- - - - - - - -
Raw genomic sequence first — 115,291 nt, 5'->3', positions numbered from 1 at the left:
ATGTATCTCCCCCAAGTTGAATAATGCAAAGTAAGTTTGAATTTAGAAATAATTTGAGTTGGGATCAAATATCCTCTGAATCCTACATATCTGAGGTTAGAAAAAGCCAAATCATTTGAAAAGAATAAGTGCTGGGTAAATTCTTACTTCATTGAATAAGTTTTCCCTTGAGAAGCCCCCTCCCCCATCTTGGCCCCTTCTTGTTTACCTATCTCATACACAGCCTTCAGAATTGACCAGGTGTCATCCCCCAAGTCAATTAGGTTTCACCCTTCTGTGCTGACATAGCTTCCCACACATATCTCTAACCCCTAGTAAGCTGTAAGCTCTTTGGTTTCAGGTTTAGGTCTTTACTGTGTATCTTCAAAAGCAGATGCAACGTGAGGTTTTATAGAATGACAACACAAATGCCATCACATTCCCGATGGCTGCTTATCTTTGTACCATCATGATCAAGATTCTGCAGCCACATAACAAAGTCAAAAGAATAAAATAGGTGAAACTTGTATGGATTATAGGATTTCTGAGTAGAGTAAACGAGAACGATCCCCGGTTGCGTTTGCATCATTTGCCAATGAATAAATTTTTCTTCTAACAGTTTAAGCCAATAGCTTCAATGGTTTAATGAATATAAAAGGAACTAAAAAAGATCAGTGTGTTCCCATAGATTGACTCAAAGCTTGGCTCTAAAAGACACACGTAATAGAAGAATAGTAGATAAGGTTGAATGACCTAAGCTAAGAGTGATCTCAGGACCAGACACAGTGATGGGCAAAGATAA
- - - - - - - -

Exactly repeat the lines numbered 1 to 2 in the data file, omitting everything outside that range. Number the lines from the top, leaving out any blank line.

Raw genomic sequence first — 115,291 nt, 5'->3', positions numbered from 1 at the left:
ATGTATCTCCCCCAAGTTGAATAATGCAAAGTAAGTTTGAATTTAGAAATAATTTGAGTTGGGATCAAATATCCTCTGAATCCTACATATCTGAGGTTAGAAAAAGCCAAATCATTTGAAAAGAATAAGTGCTGGGTAAATTCTTACTTCATTGAATAAGTTTTCCCTTGAGAAGCCCCCTCCCCCATCTTGGCCCCTTCTTGTTTACCTATCTCATACACAGCCTTCAGAATTGACCAGGTGTCATCCCCCAAGTCAATTAGGTTTCACCCTTCTGTGCTGACATAGCTTCCCACACATATCTCTAACCCCTAGTAAGCTGTAAGCTCTTTGGTTTCAGGTTTAGGTCTTTACTGTGTATCTTCAAAAGCAGATGCAACGTGAGGTTTTATAGAATGACAACACAAATGCCATCACATTCCCGATGGCTGCTTATCTTTGTACCATCATGATCAAGATTCTGCAGCCACATAACAAAGTCAAAAGAATAAAATAGGTGAAACTTGTATGGATTATAGGATTTCTGAGTAGAGTAAACGAGAACGATCCCCGGTTGCGTTTGCATCATTTGCCAATGAATAAATTTTTCTTCTAACAGTTTAAGCCAATAGCTTCAATGGTTTAATGAATATAAAAGGAACTAAAAAAGATCAGTGTGTTCCCATAGATTGACTCAAAGCTTGGCTCTAAAAGACACACGTAATAGAAGAATAGTAGATAAGGTTGAATGACCTAAGCTAAGAGTGATCTCAGGACCAGACACAGTGATGGGCAAAGATAA